Thoughts on one of the Blume Books Iggie's House
Iggie's House by Judy Blume
Children's Books ; (128 pgs)
Random House Children's Books
Winnie pops her gum and her mother dreads it. But that's just one of Winnie's quirks, she likes to pop her gum. Who doesn't? For Winning there's something more relevant than picking at the popping of a gum. Her best friends has left her town and she feels there's nothing she can do about it. "This was, without a doubt, the lonelinest, saddest, most horrible week of her whole life."
Winnie has lived in the same place since she was born. She wishes she could go somewhere or do something exciting. One of the ways to do that is to explore what the new neighbors are all about. The fact that the new neighbors, who by the way have moved into her best friend's house, are in fact colored, does add to the novelty of adventure. She's extremely eager to meet them even though she doesn't quite understand the historical racial implications of the time. She enthusiasm about rising to the occasion to introduce herself to them.
Mrs Landon, the famous phony neighbor, with the phony smile the way Winnie describes her, has a tendency to be quite nosey and involve herself in mobilizing the whole neighborhood into driving the new neighbors out of the community. She builds a petition to show that they aren't welcome. Winnie is angry and feels her parents should do something about it. Instead her parents tell her she's consuming her energy and time to this cause without thinking things through. Her mother says to Winnie, "You're always jumping into new situations with both feet, before you know what you're jumping into!" Yet, Winnie holds on to her belief that she must do something, and creates her own questionnaire.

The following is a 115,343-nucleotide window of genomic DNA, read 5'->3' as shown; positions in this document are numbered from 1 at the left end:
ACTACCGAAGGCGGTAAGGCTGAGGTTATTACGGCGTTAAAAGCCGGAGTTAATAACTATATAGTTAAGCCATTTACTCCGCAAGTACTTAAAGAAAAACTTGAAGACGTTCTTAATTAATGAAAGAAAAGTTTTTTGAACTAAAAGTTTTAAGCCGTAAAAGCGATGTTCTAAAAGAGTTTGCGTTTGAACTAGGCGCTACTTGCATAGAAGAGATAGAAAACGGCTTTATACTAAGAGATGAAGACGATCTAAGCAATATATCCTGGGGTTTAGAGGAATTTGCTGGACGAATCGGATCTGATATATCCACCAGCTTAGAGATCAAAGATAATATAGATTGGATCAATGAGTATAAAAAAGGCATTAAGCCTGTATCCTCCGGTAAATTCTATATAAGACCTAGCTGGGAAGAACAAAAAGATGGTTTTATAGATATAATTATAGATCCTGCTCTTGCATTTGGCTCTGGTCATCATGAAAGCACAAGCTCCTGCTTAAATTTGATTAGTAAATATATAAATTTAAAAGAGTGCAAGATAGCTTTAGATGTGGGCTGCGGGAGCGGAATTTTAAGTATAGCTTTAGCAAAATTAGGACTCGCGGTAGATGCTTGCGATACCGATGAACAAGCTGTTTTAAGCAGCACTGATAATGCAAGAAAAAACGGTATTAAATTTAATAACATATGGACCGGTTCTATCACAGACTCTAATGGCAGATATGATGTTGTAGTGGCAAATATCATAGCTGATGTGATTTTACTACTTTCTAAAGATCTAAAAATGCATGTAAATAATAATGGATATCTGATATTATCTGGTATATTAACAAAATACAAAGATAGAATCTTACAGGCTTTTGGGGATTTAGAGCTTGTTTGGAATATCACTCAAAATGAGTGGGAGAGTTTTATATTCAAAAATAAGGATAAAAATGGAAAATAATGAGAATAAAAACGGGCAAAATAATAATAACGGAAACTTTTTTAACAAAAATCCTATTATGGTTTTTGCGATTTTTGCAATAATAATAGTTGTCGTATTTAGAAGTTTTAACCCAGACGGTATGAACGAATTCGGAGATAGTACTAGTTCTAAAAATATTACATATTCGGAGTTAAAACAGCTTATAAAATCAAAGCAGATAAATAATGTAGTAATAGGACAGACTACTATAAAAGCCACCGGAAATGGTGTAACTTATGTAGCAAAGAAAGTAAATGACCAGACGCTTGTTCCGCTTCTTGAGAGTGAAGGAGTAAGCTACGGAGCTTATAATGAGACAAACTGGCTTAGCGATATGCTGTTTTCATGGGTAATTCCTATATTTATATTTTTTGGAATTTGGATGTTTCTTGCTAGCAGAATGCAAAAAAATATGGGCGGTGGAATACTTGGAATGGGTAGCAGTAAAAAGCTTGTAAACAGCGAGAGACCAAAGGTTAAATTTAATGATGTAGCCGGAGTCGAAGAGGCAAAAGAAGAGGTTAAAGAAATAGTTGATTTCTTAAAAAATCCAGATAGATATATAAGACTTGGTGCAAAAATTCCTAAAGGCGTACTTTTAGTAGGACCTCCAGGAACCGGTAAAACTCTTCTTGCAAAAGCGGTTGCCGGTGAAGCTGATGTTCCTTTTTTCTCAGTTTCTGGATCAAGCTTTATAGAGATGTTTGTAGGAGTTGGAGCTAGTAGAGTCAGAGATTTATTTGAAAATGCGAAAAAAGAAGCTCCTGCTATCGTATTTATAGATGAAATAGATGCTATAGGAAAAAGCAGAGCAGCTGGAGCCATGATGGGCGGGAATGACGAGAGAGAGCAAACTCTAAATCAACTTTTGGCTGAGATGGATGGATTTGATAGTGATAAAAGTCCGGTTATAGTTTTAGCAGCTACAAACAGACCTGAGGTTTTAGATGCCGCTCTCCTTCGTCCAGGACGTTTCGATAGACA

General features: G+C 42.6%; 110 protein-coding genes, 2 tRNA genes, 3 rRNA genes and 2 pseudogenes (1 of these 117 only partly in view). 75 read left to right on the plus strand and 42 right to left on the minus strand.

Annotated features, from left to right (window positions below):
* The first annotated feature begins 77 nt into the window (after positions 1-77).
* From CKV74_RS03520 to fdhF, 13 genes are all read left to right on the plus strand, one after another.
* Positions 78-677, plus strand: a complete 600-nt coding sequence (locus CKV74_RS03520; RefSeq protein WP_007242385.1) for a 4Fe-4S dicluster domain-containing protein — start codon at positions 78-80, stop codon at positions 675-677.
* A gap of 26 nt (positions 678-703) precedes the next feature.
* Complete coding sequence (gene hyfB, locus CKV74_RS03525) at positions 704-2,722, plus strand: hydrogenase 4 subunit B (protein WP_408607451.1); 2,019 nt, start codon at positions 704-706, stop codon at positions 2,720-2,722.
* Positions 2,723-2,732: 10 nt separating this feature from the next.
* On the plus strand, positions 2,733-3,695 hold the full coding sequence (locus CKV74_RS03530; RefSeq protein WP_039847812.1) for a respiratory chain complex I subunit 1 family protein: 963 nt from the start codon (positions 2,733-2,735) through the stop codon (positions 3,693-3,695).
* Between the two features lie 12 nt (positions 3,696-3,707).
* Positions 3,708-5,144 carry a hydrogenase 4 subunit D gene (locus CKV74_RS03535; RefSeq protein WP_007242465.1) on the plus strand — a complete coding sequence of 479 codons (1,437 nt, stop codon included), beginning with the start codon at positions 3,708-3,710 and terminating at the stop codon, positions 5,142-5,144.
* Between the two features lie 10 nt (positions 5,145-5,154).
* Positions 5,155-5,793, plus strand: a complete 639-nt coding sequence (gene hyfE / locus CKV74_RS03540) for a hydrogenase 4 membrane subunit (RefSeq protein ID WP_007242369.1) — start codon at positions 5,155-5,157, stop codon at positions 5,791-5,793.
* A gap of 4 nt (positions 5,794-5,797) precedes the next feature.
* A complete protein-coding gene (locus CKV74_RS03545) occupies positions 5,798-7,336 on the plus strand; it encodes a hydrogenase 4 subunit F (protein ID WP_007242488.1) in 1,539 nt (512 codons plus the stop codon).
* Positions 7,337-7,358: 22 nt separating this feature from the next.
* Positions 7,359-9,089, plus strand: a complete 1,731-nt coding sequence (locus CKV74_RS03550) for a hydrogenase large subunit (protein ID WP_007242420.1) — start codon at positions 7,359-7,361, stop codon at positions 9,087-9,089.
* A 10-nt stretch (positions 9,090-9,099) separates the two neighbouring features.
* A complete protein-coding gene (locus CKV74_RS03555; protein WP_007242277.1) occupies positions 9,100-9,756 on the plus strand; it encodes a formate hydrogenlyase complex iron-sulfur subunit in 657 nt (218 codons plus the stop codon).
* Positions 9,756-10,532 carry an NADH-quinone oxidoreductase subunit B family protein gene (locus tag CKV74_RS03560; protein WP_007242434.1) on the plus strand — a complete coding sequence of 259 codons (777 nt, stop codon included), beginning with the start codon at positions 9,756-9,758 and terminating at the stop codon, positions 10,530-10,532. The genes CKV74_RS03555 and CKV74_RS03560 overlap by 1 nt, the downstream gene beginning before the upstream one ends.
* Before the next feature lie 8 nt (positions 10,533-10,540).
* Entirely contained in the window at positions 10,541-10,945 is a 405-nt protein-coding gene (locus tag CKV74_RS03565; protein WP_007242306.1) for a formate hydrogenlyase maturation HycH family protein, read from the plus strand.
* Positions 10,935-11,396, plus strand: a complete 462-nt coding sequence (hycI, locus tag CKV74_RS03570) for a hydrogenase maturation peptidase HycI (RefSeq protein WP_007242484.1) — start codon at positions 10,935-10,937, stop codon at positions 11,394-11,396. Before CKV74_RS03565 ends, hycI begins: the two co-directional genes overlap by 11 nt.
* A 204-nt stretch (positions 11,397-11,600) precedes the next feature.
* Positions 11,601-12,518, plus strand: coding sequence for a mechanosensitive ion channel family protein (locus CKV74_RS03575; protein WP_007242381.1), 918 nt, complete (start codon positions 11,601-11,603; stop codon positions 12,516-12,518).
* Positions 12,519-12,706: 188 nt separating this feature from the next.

Winnie is this fierce child I was consistently rooting for from beginning to end. She even made me laugh. Mrs Landon comes to the door asking if her parents are home. Knowingly that her parents are in fact at home, she yells as loud as she can, without turning away from Mrs Landon, 'MOM! DAD!...ANYBODY HOME?" Isn't that hilarious?
Judy Blume Talks about writing Iggie's House: This is a section from the book that I thought I would pull out and share with everyone. It's worth reading.
The late 1960s was a turbulent time in America. Racial tensions were high, especially after the assassination in 1968 of Martin Luther King, Jr. The ongoing fight for racial equality affected all of us one way or another. At the time, I was almost as naive as Winnie is in this book, wanting to make the world a better place but not knowing how.
When Winnie refers tot he race riots in Detroit and asks the Garber kids if their father was involved, the Garbers are offended, and who can blame them? I had neighbors in the New Jersey suburb where I lived at the time who talked about arming themselves in case the race riots in Newark spilled over to our street, which was as white as Grove Street, where Winnie lives. That kind of thinking makes it hard for kids to become friends.
This book takes place during one week of summer. I'd like to believe that when summer ends, Winnie and the Garbers will get to know each other and become real friends.